US5559822 *Jun 7, 1995Sep 24, 1996The Regents Of The University Of ColoradoApparatus for producing dynamically varying colors of light
US5608229 *Jul 26, 1995Mar 4, 1997Fujitsu LimitedQuantum box semiconductor device
US5817538 *Dec 3, 1996Oct 6, 1998Fujitsu LimitedMethod of making quantum box semiconductor device
US6207229Aug 5, 1999Mar 27, 2001Massachusetts Institute Of TechnologyHighly luminescent color-selective materials and method of making thereof
US6236060 *Nov 19, 1997May 22, 2001International Business Machines CorporationBottom and top layers of electrically conductive material that are attached to voltage supplying, optically transparent electrodes, a block of oxide material between the layers, and nano-crystals disposed within block
US6239449 *Apr 14, 1999May 29, 2001National Research Council Of CanadaQuantum dot infrared photodetectors (QDIP)
US6251303Sep 18, 1998Jun 26, 2001Massachusetts Institute Of TechnologyWater-soluble fluorescent nanocrystals
US6306610Sep 17, 1999Oct 23, 2001Massachusetts Institute Of TechnologyComprising first member of binding pair, semiconductor nanocrystal core linked to first member, outer layer including ligand comprising multidentate molecule; for immunoassay
US6319426Sep 17, 1999Nov 20, 2001Massachusetts Institute Of TechnologyNanocrystal core having a selected band gap energy; shell of a semiconductor material having a band gap energy greater than that of the core; outer layer molecule having at least two linking groups and at least one hydrophilic group
US6322901Nov 13, 1997Nov 27, 2001Massachusetts Institute Of TechnologyHighly luminescent color-selective nano-crystalline materials
US6326144Sep 24, 1998Dec 4, 2001Massachusetts Institute Of TechnologyBiological applications of quantum dots
US6329668Jul 27, 2000Dec 11, 2001Mp Technologies L.L.C.Quantum dots for optoelecronic devices
US6410941Jun 30, 2000Jun 25, 2002Motorola, Inc.Reconfigurable systems using hybrid integrated circuits with optical ports
US6417526 *Apr 8, 1999Jul 9, 2002Koninklijke Philips Electronics N.V.Semiconductor device having a rectifying junction and method of manufacturing same
US6427066Jun 30, 2000Jul 30, 2002Motorola, Inc.Apparatus and method for effecting communications among a plurality of remote stations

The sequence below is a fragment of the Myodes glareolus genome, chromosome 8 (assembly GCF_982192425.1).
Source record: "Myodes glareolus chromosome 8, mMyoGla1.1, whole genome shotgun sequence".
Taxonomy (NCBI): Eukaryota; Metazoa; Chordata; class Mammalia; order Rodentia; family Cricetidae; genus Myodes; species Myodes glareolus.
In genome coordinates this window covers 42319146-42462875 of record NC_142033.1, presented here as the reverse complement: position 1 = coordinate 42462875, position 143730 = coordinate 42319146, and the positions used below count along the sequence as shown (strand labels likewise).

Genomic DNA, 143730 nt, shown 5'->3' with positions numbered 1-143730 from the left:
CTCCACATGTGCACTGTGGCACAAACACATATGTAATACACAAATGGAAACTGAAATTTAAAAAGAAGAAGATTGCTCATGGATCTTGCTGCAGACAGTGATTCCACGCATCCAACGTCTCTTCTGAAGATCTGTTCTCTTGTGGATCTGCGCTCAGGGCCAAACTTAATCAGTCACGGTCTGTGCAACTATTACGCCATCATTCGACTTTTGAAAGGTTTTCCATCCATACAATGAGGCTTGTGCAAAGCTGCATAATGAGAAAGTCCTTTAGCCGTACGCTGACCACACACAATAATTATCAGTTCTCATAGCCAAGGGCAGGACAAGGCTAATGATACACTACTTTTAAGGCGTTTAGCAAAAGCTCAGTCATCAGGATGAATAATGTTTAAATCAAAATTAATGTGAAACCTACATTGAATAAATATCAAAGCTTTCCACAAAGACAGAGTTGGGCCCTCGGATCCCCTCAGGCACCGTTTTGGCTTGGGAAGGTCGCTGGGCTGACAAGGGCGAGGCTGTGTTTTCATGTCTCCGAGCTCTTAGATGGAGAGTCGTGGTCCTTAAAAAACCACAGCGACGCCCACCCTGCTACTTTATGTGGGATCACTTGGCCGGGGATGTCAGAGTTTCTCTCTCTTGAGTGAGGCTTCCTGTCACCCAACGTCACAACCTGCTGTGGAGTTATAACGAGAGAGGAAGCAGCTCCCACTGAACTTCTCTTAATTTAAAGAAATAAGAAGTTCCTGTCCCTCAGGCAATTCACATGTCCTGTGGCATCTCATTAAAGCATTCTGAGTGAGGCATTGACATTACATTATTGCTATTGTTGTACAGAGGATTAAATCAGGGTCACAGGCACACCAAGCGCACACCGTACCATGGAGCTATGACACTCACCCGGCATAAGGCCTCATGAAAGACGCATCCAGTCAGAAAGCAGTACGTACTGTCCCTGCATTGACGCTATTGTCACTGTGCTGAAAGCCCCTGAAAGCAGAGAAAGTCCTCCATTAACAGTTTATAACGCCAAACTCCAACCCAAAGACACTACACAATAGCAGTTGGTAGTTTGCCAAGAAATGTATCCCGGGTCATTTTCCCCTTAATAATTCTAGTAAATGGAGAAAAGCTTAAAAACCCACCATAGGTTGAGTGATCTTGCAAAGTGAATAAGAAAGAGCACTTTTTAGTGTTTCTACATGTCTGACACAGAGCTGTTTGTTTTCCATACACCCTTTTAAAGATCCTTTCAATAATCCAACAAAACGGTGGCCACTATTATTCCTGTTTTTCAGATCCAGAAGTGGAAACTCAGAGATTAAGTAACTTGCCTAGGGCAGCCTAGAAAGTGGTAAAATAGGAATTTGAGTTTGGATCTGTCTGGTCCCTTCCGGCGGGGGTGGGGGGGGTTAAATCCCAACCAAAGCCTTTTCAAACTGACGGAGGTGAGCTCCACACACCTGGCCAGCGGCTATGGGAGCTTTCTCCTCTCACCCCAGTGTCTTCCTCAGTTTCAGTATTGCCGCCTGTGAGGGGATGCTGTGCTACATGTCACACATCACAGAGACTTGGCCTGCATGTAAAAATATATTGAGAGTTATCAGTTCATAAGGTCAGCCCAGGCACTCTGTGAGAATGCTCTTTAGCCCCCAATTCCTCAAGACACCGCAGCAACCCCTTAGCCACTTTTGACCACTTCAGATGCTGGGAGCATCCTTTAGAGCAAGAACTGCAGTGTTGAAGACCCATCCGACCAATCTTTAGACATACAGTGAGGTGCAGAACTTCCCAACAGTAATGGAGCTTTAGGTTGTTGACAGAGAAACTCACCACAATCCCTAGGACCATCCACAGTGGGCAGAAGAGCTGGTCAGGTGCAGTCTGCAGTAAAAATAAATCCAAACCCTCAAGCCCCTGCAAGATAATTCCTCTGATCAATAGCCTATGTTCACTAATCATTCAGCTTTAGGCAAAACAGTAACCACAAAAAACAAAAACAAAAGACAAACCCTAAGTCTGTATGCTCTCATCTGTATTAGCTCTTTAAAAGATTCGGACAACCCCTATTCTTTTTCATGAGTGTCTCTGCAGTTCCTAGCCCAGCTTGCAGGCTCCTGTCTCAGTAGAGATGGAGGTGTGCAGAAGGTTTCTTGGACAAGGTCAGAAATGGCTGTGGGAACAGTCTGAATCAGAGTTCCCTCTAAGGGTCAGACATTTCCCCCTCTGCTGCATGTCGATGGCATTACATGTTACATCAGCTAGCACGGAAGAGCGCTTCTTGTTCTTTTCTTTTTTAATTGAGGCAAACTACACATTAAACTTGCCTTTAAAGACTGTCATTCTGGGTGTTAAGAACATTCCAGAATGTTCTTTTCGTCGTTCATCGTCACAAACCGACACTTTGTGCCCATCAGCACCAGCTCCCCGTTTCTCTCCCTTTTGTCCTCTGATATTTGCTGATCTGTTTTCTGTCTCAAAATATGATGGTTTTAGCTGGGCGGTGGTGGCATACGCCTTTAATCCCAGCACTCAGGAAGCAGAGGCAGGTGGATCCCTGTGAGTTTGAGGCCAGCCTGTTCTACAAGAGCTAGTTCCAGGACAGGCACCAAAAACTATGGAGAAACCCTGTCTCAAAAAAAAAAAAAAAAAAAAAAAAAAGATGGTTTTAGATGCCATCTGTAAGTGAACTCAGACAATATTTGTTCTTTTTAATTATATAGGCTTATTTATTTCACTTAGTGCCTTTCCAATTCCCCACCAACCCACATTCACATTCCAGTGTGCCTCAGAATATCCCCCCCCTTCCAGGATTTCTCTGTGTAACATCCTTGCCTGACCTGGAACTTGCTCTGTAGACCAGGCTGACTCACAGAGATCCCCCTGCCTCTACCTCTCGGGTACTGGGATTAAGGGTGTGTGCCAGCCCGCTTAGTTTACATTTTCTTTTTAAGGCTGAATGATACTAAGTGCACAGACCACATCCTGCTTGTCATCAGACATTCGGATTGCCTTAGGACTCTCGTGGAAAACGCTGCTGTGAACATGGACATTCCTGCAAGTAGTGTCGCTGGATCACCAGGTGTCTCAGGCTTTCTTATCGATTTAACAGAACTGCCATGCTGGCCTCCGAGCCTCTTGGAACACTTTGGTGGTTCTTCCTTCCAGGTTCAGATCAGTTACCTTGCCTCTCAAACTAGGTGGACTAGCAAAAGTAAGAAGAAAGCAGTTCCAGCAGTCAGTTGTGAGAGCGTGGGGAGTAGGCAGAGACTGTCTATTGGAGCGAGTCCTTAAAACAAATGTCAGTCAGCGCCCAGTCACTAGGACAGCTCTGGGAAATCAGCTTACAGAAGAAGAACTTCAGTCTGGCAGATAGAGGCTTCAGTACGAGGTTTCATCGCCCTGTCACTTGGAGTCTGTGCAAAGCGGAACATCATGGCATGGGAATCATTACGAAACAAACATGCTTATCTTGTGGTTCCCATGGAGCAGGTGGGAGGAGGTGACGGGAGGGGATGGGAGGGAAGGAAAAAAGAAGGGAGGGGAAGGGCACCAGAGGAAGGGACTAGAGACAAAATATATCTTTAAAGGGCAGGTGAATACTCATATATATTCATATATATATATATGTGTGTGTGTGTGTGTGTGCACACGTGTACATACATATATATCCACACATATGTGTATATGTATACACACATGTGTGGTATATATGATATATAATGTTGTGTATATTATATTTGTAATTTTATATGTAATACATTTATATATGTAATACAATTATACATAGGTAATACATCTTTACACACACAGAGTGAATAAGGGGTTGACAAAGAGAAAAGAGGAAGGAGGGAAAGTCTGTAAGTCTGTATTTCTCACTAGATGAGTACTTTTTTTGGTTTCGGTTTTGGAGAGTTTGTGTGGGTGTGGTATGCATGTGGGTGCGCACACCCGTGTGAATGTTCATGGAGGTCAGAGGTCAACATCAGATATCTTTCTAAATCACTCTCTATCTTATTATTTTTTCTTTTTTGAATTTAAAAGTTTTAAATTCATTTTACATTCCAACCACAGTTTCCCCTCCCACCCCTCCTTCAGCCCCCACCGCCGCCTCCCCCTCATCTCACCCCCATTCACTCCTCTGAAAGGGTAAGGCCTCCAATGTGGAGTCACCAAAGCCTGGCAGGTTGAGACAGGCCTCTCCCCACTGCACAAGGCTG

US6444143May 29, 2001Sep 3, 2002Massachusetts Institute Of TechnologyWater-soluble fluorescent nanocrystals
US6462360Aug 6, 2001Oct 8, 2002Motorola, Inc.Integrated gallium arsenide communications systems
US6472694Jul 23, 2001Oct 29, 2002Motorola, Inc.High quality epitaxial layers of monocrystalline materials grown overlying monocrystalline substrates such as large silicon wafers by forming a compliant substrate for growing the monocrystalline layers.
US6477285Jun 30, 2000Nov 5, 2002Motorola, Inc.Integrated circuits with optical signal propagation
US6501091Oct 7, 1998Dec 31, 2002Massachusetts Institute Of TechnologyQuantum dot white and colored light emitting diodes
US6501973Jun 30, 2000Dec 31, 2002Motorola, Inc.Apparatus and method for measuring selected physical condition of an animate subject
US6555946Jul 24, 2000Apr 29, 2003Motorola, Inc.Acoustic wave device and process for forming the same
US6558995Jul 30, 1999May 6, 2003Emory UniversityHolographic, laser-induced fabrication of indium nitride quantum wires and quantum dots
US6559024 *Mar 29, 2000May 6, 2003Tyco Electronics CorporationMethod of fabricating a variable capacity diode having a hyperabrupt junction profile
US6563118Dec 8, 2000May 13, 2003Motorola, Inc.Pyroelectric device on a monocrystalline semiconductor substrate and process for fabricating same
US6585424Jul 25, 2001Jul 1, 2003Motorola, Inc.Structure and method for fabricating an electro-rheological lens
US6594414Jul 25, 2001Jul 15, 2003Motorola, Inc.Structure and method of fabrication for an optical switch